I had never really felt a sense of urgency about the whole baby thing.  I am not sure if it is because people who don’t plan really don’t get those feelings or if I didn’t foresee any problems.  That was until I met my fertility specialist.  It was December.  I was basking in the glory of summer, the holidays were nearly upon us, life was good.  The specialist organised some immediate tests for us both and told me to come in for some further testing at the beginning of my next cycle.  It didn’t matter to him that this was likely to be during the holidays, it just needed to be done.  I was surprised by this and marvelled at his dedication to his craft.  I hadn’t caught on.  I undertook the required tests over the holidays and he scheduled some exploratory surgery that week.  Again, I failed to catch the urgency and praised the hospital for their standard of customer service and their speed in being able to organise this so quickly.  The surgery and the tests determined that we had unexplained infertility.  Nothing obvious was preventing us from getting pregnant.  We celebrated our victory and determined that we would only require some minor assistance from our specialist.  Our specialist had other ideas, due to my advanced years and my quickly declining fertility, we would begin our first IVF treatment in three weeks.  Now I began to panic.

We embarked on the first cycle full of hope and excitement.  The clinic gave me a schedule.  I liked this.  They did all the planning, I just had to follow it.  Nasal spray of one hormone, injections of another, scans, blood tests and finally we were ready to harvest the eggs we had been nurturing.  With step one over we just had to wait to see if my husband’s contribution would get us to step two, fertilisation.  While waiting for the clinic to telephone the results through I realised, to my surprise, how emotionally involved I was in the whole process and that the results really mattered to me.  I don’t think I was trying to protect myself from likely disappointment, I guess I just hadn’t thought too much about it.  I hadn’t planned.  The eggs became embryos, started growing like mad and were returned to their place of origin a couple of days later.  Life returned to normal and in two weeks’ time we would find out if all our hard work had had produced the desired result, a pregnancy.  It didn’t.  We were disappointed but recognising early that IVF rarely works first time, we were able to quickly move on.

We couldn’t wait to start round two.  More schedules, more hormones and this time our response was too good and we lost the best eggs before the surgery.  We only had one, very poor quality embryo to put back and as expected a negative result.

When we started on the IVF journey we decided that we would complete three cycles only.  If that didn’t work out, at least we could say we gave it our best shot.  The figure was quite random, not based on statistics or anything scientific.  Not that well planned.  It just seemed like a good number.  Approaching round three we realised how important having a child had become to us.

The third cycle was a dream.  We had record numbers of eggs collected.  We began to hope.  Not so great fertilisation rate but hey, we still had plenty of eggs to work with.  Our scientist told us we had two great looking embryos to put back and we even managed some leftovers to pop in the freezer for use at a later date.  Hope became a part of our day, our dream of parenthood a very real possibility.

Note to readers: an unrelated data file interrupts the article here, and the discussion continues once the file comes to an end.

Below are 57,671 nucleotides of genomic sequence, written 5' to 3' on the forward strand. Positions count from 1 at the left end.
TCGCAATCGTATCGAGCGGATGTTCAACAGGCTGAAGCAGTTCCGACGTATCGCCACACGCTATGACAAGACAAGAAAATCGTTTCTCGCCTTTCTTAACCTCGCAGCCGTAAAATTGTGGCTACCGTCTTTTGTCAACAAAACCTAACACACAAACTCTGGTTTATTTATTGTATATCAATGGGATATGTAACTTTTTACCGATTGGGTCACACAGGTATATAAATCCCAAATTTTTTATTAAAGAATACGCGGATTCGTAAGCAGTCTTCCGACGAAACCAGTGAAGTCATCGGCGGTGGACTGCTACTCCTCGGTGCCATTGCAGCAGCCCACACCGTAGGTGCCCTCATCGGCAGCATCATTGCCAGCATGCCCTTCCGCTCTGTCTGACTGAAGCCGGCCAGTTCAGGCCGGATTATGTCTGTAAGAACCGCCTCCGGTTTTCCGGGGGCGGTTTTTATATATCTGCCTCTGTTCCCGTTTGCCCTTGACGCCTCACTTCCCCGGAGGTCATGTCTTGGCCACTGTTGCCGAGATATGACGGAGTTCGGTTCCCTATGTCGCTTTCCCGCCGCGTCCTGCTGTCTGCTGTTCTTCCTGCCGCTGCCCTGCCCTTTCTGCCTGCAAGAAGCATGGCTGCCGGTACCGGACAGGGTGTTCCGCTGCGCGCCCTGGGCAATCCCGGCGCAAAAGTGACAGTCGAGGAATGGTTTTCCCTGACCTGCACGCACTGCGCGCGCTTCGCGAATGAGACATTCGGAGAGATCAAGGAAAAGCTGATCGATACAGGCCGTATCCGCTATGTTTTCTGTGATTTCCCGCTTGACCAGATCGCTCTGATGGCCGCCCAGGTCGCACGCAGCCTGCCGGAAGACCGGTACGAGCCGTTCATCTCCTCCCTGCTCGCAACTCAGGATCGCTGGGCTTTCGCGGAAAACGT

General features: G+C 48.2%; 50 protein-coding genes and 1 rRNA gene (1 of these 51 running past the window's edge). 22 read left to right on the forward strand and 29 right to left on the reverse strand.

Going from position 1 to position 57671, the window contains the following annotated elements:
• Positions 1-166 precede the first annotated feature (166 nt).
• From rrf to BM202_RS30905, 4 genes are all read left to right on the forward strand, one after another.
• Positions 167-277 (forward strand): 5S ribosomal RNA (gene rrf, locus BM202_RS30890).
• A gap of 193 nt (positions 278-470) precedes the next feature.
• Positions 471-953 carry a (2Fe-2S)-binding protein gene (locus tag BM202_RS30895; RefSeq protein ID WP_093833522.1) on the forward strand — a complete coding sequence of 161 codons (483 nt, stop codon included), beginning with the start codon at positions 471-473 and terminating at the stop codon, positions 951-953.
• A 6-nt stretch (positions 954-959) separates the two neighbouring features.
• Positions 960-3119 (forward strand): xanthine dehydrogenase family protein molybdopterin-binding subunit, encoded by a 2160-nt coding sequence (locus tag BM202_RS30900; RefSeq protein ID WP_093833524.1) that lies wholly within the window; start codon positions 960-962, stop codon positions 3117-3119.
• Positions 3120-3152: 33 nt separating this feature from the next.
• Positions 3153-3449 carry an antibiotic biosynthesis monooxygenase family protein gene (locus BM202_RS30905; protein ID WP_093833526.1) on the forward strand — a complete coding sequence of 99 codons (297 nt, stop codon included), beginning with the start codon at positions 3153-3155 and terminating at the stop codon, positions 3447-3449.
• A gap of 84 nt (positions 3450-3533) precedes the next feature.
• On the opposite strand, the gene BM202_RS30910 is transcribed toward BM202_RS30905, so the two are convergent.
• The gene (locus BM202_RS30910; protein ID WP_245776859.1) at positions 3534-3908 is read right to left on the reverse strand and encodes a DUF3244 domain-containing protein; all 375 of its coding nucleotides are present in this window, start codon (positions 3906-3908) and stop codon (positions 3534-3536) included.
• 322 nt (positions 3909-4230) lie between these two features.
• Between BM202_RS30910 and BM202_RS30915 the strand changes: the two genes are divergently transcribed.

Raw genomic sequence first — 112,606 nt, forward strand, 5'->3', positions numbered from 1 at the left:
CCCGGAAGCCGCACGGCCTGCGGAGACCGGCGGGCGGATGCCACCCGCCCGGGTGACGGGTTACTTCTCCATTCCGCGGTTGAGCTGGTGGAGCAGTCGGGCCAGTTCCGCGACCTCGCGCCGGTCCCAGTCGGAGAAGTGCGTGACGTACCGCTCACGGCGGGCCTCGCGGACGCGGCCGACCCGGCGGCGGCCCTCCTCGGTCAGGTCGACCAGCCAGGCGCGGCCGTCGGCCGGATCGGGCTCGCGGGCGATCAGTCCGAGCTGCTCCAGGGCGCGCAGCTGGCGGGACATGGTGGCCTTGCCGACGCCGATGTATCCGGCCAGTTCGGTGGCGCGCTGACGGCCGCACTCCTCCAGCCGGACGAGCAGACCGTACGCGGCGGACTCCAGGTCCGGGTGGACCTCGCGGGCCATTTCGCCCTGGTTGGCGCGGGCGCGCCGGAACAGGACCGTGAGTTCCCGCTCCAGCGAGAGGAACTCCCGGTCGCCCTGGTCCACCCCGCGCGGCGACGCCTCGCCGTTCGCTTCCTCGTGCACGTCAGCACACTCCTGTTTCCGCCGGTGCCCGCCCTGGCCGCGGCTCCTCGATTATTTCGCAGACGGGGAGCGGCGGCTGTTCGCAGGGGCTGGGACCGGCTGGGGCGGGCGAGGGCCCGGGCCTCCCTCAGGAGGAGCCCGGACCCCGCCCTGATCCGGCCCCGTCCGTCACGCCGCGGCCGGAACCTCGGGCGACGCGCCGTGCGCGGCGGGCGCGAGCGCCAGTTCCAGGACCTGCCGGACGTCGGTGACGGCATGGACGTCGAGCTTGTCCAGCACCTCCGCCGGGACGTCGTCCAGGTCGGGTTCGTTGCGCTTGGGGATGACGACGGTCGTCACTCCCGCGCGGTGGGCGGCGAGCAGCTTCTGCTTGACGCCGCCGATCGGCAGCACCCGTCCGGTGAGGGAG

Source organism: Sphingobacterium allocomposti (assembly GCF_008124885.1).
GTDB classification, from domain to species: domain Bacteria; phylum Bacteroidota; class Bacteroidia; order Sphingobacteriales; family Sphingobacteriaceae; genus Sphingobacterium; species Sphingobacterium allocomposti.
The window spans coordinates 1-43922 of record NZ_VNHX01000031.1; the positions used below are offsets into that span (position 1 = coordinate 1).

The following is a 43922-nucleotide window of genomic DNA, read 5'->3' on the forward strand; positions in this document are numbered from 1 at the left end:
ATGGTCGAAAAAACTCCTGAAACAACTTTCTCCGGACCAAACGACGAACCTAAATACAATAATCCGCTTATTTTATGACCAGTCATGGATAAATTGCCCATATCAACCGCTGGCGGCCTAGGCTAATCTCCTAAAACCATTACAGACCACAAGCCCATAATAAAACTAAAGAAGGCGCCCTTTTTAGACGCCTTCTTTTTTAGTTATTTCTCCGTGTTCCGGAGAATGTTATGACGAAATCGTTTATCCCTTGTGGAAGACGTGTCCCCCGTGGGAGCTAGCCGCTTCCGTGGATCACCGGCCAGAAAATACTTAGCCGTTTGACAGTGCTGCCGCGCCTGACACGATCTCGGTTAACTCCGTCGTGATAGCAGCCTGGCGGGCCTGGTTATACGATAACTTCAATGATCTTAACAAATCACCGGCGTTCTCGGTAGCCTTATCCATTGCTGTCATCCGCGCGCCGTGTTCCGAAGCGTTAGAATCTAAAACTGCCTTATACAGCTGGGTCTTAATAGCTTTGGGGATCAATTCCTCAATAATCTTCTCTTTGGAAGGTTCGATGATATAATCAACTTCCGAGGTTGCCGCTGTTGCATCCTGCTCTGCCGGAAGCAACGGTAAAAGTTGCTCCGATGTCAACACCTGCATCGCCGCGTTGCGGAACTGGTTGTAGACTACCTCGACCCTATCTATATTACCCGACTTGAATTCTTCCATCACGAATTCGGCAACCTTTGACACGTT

I remember the exact moment that my heart broke.  I was standing on the verandah, soaking up the sunshine when I felt the all too familiar cramping sensation in my gut.  Our hope disintegrated like the rusted machinery littering the farms on the outskirts of town.

Our three cycle limit quickly became four cycles. We said adios to our regional clinic and organised an appointment with a clinic in Sydney. The clinic had the best labs in the country and very high success rates. It was going to break us financially but we had to try. IVF had become a way of life, an obsession.

The fertility specialist wasn’t nearly as enthusiastic as we were and explained that for a woman my age, the success rate was less than two percent. The specialist decided to monitor my FSH levels and if there was a month where they were low, we would push ahead. He agreed to one cycle only as I guess he had stats to maintain that wouldn’t benefit from hopeless cases undertaking repeated cycles. Month after month, my FSH levels were high. Our sense of urgency was not felt by my specialist. Finally, after realising that my FSH levels were only going to continue to rise and that I wasn’t going to go away, he agreed to proceed with our one cycle.

The experience was completely different to my experience with a regional IVF clinic. I was heavily monitored, blood tests and ultrasounds every few days until finally I found myself in Sydney with ten perfect eggs. These miraculously turned into seven perfect embryos and then five perfect blastocysts. Not bad for an old chick. The specialist was stunned, I was smug.

I returned to country Queensland with two embryos on board. Just over a week later, a home pregnancy test delivered the news we had dreamed about for what seemed like an eternity. We were pregnant. Many months of angst finally saw us with a healthy baby boy who was so, so wanted and so incredibly loved. Life was finally perfect and we both felt complete.

My obstetrician, at my post birth follow up appointment, ask me what type of contraception I would like. I snorted while reminding him of the lengths we had gone to to make our family. He apologised for asking.